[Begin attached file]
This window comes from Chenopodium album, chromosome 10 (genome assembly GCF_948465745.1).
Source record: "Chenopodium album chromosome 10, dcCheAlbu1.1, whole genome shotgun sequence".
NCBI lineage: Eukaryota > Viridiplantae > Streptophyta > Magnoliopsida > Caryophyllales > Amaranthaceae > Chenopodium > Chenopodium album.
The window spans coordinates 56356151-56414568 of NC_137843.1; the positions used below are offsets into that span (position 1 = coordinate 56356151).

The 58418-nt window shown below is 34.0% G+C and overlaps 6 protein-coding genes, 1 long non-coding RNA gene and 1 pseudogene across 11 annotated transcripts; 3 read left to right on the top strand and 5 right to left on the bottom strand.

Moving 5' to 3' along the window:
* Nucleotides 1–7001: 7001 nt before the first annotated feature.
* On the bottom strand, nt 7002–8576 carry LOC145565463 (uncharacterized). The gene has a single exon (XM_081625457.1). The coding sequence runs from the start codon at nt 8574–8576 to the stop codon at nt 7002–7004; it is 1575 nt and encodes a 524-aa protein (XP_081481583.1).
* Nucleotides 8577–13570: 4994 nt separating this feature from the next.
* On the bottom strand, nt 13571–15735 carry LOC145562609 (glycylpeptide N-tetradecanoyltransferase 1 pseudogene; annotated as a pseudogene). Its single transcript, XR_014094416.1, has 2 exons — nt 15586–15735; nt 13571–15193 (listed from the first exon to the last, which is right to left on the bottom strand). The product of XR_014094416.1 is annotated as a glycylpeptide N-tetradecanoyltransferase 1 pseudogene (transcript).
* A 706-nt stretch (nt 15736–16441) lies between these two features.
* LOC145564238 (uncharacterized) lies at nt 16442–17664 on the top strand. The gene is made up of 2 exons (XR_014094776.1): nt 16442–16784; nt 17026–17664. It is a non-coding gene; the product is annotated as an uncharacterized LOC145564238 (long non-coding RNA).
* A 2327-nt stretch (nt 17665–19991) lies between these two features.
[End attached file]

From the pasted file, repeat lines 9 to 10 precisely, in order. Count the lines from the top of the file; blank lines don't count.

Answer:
* Nucleotides 8577–13570: 4994 nt separating this feature from the next.
* On the bottom strand, nt 13571–15735 carry LOC145562609 (glycylpeptide N-tetradecanoyltransferase 1 pseudogene; annotated as a pseudogene). Its single transcript, XR_014094416.1, has 2 exons — nt 15586–15735; nt 13571–15193 (listed from the first exon to the last, which is right to left on the bottom strand). The product of XR_014094416.1 is annotated as a glycylpeptide N-tetradecanoyltransferase 1 pseudogene (transcript).